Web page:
Also found in: Thesaurus, Medical, Encyclopedia, Wikipedia.


 (ə-dŭkt′, ă-dŭkt′)
tr.v. ad·duct·ed, ad·duct·ing, ad·ducts Physiology
To draw inward toward the median axis of the body or toward an adjacent part or limb.
n. Chemistry
A chemical compound that forms from the addition of two or more substances.

[Back-formation from adductor.]

ad·duc′tion n.
ad·duc′tive adj.
American Heritage® Dictionary of the English Language, Fifth Edition. Copyright © 2016 by Houghton Mifflin Harcourt Publishing Company. Published by Houghton Mifflin Harcourt Publishing Company. All rights reserved.


of a nature that leads towards a change
Collins English Dictionary – Complete and Unabridged, 12th Edition 2014 © HarperCollins Publishers 1991, 1994, 1998, 2000, 2003, 2006, 2007, 2009, 2011, 2014
ThesaurusAntonymsRelated WordsSynonymsLegend:
Adj.1.adductive - especially of musclesadductive - especially of muscles; bringing together or drawing toward the midline of the body or toward an adjacent part
physiology - the branch of the biological sciences dealing with the functioning of organisms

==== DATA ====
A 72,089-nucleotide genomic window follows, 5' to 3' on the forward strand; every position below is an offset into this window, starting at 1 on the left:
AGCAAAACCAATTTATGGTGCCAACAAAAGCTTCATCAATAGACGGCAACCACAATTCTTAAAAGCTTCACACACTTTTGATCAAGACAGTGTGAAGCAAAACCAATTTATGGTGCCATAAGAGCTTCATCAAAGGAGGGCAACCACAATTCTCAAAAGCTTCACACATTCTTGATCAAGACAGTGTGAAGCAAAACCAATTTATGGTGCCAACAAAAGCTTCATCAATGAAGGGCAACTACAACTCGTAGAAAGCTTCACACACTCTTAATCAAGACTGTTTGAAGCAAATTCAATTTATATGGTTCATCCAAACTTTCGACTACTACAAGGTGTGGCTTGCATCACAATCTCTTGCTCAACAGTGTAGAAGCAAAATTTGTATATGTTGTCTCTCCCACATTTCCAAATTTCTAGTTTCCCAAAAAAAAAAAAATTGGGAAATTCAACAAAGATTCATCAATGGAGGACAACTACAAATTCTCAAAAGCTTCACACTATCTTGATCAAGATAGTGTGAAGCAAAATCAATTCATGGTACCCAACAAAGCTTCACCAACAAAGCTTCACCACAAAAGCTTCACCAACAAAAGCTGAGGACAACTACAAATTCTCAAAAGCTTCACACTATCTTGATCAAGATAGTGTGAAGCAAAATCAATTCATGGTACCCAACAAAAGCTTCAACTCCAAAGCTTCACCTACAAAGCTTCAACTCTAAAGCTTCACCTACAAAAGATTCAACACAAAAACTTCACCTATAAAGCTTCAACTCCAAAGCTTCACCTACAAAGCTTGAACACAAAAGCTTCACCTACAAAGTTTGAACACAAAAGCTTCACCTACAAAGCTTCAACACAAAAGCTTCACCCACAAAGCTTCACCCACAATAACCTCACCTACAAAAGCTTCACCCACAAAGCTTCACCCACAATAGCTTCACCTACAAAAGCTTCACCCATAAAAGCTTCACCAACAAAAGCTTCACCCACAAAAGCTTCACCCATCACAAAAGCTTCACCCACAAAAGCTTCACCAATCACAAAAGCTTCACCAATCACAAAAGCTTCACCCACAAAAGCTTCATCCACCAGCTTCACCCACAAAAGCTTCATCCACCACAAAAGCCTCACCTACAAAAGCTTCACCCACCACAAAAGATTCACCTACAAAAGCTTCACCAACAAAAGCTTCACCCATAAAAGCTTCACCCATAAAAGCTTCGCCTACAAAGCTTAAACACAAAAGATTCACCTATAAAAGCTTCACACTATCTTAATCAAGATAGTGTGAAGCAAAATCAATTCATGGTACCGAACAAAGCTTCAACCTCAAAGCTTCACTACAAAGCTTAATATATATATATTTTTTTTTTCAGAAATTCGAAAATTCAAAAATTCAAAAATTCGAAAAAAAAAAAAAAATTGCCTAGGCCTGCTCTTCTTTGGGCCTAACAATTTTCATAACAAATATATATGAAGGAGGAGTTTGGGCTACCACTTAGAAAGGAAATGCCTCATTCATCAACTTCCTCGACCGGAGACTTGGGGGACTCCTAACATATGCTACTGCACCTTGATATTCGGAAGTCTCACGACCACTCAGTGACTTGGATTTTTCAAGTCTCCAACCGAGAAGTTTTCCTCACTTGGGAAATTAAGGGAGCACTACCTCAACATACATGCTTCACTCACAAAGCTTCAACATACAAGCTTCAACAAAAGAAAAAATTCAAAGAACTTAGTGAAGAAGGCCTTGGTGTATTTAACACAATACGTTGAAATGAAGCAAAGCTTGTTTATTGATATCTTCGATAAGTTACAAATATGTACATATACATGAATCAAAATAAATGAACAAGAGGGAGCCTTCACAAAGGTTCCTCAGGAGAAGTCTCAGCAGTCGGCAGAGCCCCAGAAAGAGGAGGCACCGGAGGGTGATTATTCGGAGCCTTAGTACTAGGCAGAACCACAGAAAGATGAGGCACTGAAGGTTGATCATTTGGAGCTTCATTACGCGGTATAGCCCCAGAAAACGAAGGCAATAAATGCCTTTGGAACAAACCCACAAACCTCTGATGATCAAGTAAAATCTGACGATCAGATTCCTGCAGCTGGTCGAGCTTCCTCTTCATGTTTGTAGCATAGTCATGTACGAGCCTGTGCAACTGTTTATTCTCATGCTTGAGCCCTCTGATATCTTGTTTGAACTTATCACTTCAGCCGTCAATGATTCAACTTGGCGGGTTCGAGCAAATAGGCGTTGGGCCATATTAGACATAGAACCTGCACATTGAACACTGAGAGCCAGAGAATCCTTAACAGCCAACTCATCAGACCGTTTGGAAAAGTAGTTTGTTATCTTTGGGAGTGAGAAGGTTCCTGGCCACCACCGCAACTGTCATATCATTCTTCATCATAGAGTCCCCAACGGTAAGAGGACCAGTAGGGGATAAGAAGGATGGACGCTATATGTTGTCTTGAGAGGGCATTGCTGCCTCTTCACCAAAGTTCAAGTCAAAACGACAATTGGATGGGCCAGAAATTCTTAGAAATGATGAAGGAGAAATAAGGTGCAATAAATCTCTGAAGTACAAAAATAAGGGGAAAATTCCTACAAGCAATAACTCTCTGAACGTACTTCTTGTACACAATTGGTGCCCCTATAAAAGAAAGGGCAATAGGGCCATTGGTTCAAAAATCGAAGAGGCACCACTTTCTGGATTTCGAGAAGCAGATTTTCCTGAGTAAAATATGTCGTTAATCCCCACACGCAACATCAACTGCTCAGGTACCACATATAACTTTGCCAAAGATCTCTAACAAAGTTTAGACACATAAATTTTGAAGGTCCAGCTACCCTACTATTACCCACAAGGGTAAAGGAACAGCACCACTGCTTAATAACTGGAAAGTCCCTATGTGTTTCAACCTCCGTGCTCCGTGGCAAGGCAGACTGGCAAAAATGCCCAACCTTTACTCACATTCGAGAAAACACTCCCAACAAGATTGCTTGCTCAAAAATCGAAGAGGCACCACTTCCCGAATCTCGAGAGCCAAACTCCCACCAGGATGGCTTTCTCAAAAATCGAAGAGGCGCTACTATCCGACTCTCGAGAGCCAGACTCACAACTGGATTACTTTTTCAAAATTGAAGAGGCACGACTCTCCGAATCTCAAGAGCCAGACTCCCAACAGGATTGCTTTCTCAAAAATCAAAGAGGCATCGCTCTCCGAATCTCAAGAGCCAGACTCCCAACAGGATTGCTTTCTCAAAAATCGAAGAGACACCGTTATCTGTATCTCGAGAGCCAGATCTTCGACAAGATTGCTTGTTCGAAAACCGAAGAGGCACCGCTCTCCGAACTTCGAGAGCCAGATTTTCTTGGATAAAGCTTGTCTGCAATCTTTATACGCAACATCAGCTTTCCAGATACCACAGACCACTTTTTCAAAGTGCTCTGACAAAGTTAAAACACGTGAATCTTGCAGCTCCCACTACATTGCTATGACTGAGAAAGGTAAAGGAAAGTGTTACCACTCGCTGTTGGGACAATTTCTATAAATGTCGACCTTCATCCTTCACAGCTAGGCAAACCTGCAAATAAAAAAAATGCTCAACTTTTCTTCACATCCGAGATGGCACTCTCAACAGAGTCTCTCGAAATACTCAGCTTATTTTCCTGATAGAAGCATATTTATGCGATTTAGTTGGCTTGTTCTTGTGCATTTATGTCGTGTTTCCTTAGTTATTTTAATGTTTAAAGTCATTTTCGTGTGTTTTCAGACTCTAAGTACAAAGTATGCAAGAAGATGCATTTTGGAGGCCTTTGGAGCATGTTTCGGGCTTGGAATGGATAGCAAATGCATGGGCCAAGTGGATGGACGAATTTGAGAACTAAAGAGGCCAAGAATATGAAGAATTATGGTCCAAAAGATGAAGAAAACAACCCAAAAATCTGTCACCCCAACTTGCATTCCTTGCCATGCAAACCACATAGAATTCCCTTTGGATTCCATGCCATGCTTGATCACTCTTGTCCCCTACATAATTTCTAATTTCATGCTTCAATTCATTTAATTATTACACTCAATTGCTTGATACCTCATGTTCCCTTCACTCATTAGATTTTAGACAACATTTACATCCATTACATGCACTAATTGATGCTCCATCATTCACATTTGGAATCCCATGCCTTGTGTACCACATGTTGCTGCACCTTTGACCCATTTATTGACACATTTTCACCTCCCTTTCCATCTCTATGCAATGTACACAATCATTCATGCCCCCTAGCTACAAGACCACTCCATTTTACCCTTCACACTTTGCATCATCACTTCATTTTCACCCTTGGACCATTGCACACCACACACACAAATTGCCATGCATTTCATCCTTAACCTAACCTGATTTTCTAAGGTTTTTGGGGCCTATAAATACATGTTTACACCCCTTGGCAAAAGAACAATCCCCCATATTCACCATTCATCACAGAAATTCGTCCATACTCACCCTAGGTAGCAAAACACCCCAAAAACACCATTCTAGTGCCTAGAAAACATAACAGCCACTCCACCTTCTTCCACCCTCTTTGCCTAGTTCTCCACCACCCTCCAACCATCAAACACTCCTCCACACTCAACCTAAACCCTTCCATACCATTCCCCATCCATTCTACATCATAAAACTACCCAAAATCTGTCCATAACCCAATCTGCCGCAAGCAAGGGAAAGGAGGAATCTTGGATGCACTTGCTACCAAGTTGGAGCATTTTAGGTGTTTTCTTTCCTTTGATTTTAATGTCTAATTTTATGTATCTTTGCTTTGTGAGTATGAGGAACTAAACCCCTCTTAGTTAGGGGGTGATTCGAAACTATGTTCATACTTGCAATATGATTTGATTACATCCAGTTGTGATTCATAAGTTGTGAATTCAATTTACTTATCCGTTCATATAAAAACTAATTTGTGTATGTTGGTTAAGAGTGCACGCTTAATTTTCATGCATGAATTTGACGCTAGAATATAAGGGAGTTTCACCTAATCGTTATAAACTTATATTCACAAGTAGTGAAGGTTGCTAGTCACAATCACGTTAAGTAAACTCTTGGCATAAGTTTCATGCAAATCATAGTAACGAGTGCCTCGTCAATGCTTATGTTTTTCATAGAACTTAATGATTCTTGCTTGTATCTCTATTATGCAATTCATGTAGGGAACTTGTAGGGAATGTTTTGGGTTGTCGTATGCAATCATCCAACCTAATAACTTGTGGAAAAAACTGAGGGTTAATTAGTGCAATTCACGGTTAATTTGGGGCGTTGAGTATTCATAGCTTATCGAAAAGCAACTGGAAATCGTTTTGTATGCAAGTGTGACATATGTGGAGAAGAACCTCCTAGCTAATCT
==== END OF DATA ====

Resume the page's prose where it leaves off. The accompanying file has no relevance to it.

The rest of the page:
Based on WordNet 3.0, Farlex clipart collection. © 2003-2012 Princeton University, Farlex Inc.
References in periodicals archive ?
(That has to do with vertical "pop cultural-ness" and horizontal adductive general knowledge.)
After he lost his child, he had complaints such as adductive, forgetfulness, sleeplessness, not enjoying the life, but there was increase in the behaviour of the patient who did not have any treatment during that time.
I would suggest that--according to studies by Christian Herbst--a part of the difference between the two types of falsetto is caused by different degrees of adduction of the vocal folds, how much the arytenoid cartilages are brought together; the vocal folds are more adductive for the stage falsetto and that might be considered a "reinforcement." Also, greater pressures below the vocal folds, such as the subglottic pressures, might contribute here.
Specifically, VCP will be resulting from recurrent laryngeal nerve (RLN) injury that can cause impairment of both abductive and adductive functions of the vocal folds [22], and electrical pacing will be delivered on vocalis muscles with EMG feedback signals from the ipsilateral CT muscle, which is supplied by the superior laryngeal nerve (SLN) and remains unaffected when RLN is injured, and can continue generating EMG signals that can be used for pacing purposes [1,23].
This condition was probably associated with the infection by the fungus Ostracoblabe implexa, and may include complete disarticulation of the adductor muscle from its valve, to compromise the adductive predation defenses of affected oysters (Bower et al.